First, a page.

A two-partner central London law firm has succeeded in striking out a professional negligence claim for over £8m.
The High Court ruled that the claimants, having started the litigation in 2008 following a property dispute, had allowed it to sink into “indefinite abeyance” and had no “serious and settled intent” to pursue it.
Master Bowles said the claimant property companies had acted in “knowing disregard of their obligations to the court and to the opposing party” and should not be allowed to carry on.
The master said the court would not be fulfilling its duty to the overriding objective and to “exercise its powers in such manner as to enforce compliance with the rules” if it imposed “any lesser sanction” than a strike-out.
The High Court heard in Solland International and others v Clifford Harris & Co  EWHC 2018 (Ch) that the claimants had entered into contracts with a number of companies “all ultimately under the control of” the brother of the Emir of Qatar.
Master Bowles said the contracts were for the refurbishment of properties in London and Qatar, and in 2002 Solland International, Solland Interiors and two members of the Solland family referred a claim for £8.2m in allegedly unpaid costs and fees to an arbitrator.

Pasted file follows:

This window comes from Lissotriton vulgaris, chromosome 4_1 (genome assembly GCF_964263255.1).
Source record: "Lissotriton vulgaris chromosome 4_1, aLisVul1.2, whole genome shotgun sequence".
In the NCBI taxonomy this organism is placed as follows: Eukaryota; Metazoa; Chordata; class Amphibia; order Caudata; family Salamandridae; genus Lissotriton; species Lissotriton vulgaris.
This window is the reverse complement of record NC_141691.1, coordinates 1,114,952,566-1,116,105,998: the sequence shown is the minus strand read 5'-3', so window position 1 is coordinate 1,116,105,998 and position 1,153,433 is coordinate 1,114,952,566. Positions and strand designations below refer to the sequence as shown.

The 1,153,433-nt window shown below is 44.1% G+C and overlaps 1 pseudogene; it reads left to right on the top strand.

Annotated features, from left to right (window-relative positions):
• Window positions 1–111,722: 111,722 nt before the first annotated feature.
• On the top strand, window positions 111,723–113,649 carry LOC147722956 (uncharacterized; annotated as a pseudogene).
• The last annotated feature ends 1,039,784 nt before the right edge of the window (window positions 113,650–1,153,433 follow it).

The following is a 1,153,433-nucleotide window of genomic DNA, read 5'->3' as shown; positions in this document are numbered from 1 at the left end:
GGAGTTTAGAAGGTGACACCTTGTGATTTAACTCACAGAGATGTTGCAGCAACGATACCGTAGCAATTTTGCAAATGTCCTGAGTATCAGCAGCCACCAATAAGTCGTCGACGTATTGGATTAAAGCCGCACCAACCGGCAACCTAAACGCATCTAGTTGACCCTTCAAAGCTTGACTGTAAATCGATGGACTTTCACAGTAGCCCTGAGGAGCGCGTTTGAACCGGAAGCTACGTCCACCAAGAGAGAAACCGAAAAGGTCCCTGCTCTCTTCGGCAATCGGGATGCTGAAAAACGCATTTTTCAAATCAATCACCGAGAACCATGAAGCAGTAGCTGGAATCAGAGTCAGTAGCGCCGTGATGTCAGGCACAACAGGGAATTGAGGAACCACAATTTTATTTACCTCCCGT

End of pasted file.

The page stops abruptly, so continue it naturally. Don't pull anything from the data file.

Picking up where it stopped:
Clifford Harris was instructed to act for the claimants. Master Bowles said that, following a High Court trial, the Solland claimants settled their claims for less than £500,000 – a sum less than their own legal costs.
Solland International and the other claimants argued that, “had the litigation been properly conducted”, they would have won the case. In response to their “root and branch” attack, Master Rowles said Clifford Harris produced a “root and branch” defence.
The law firm argued, among other things, that the claimants’ “lengthy delay” in filing its allocation questionnaire, which was “precipitated only by the issue and service of the strike-out application”, showed they had “no real intention” pursuing the claim to trial.
Agreeing with this argument, Master Bowles said it was “inconceivable and unrealistic” to think that Bircham Dyson Bell, the claimants’ experienced former solicitors, did not inform their clients of the need for and importance of the questionnaire.
The master said the claimants’ “course of inaction” was perpetrated “in a complete and knowing disregard of the rules and of their obligation to pursue their claim diligently”.
Striking out the claim under CPR 3.4(2)(c), Master Bowles added that he accepted that a strike-out was a “draconian” sanction, but he was satisfied that any other order would be “contrary to the administration of justice”.